At university, I was asked to choose a company for an exercise in “fantasy rebranding.” I chose motor-coach icon Winnebago.
I was intimidated at first, but then I realized this was a virtual promotion to Creative Director. With this liberating perspective in mind, I started my fantasy project by updating the established Winnebago design aesthetic to a cleaner, more icon-based design that might be more appealing to a hip 20-something:
With Winnebago’s association with nature, I chose a pallet of earthy tones. The shape of the new Winnebago logo incorporates many ideas that the company represents: The wing-tipped “W” pays homage to the previous logo, but also corresponds to the continuity of the company, its legacy, but also its ability to endure.
The integration of the location pin connects to a younger audience as well as reflects the core value of Winnebago: “There for you between A and B. No matter where you’ve come from or where you’re going, Winnebago represents comfort and luxury anywhere.”
We can also see a representation of the timeline of the company in the placement of the location pin, in Winnebago’s mission statement – “Moving forward with innovation and quality.”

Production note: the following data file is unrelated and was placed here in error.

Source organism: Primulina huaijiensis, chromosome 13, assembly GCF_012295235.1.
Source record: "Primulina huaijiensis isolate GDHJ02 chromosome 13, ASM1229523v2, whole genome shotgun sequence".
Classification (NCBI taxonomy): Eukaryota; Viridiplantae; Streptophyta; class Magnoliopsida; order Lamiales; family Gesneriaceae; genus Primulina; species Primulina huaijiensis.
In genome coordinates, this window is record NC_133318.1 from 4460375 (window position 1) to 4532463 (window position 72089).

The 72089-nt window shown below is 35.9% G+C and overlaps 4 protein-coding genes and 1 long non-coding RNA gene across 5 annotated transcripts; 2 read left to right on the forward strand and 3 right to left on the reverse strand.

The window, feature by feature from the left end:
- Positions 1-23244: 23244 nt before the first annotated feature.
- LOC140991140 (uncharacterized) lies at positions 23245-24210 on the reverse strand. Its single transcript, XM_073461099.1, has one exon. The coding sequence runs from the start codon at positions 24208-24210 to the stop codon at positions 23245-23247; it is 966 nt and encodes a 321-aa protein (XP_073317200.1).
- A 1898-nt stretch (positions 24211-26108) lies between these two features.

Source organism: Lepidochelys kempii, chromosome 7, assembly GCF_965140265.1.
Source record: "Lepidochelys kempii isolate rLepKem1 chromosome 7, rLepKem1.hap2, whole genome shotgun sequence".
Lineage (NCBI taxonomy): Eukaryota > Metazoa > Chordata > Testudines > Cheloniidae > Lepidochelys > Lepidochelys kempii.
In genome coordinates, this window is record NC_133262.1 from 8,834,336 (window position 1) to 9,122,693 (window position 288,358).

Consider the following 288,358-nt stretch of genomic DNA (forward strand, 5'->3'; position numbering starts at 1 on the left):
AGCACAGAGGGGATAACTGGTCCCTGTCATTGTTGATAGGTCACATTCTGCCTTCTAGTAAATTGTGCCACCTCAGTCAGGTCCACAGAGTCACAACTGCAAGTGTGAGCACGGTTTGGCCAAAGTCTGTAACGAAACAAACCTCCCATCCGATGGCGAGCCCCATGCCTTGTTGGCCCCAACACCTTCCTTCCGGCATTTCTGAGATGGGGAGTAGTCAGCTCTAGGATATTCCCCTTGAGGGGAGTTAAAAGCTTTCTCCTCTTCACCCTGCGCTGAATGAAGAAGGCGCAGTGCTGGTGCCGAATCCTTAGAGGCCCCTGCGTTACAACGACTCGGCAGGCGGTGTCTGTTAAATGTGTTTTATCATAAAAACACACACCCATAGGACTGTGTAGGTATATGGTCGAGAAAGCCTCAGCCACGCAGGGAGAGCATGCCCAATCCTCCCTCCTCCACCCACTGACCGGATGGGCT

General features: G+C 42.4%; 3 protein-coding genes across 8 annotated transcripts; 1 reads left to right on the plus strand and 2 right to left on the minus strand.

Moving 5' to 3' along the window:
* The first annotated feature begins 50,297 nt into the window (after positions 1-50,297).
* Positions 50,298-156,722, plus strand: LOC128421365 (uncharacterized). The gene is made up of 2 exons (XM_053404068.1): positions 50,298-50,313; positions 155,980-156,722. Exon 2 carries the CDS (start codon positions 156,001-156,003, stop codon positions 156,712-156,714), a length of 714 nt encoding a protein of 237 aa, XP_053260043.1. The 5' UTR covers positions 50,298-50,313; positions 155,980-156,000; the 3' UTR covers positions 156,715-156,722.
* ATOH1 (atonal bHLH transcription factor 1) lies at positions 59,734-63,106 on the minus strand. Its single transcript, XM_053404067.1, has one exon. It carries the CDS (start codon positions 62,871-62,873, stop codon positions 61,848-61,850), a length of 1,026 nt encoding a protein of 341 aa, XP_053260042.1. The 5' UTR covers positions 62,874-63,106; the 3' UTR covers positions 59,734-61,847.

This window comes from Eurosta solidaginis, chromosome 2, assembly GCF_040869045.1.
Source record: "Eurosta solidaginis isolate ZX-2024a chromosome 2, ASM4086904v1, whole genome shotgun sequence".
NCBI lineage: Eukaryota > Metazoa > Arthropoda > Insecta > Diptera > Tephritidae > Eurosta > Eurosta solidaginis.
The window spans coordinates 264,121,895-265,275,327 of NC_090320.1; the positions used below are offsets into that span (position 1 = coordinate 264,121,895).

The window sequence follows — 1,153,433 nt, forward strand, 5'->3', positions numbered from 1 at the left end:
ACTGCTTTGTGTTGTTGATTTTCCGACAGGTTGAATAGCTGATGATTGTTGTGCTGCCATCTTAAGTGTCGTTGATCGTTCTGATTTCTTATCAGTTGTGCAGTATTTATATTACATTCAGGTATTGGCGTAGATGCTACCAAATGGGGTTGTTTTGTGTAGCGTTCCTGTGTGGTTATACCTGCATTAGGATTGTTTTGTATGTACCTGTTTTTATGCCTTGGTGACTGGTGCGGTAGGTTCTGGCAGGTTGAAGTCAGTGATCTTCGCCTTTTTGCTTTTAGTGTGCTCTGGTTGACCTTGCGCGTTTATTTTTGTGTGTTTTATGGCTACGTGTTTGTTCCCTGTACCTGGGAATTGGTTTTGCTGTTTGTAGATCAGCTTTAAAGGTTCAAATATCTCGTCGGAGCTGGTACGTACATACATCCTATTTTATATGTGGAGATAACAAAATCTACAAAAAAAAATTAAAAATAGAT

I crafted a logotype from Aleo, an angled slab-serif typeface. Starting with the standard font I then altered the serifs on some of the letters to better reflect the logo mark.
I enjoy embedding all of these subtle cues and ideas into a single logo, and then pushing those ideas into all of the other areas of the brand – from the website or app to the letterhead system.
It was during this project that I realized how much I truly love branding and identity work. It’s a special thing, I think, to be able to influence how a company represents themselves to the world.
As far as I know, Winnebago has not noticed my work on this exercise. If they have, I hope they like what they see. I know I enjoyed this project and definitely came away smarter, and a whole lot more interested in RV’ing.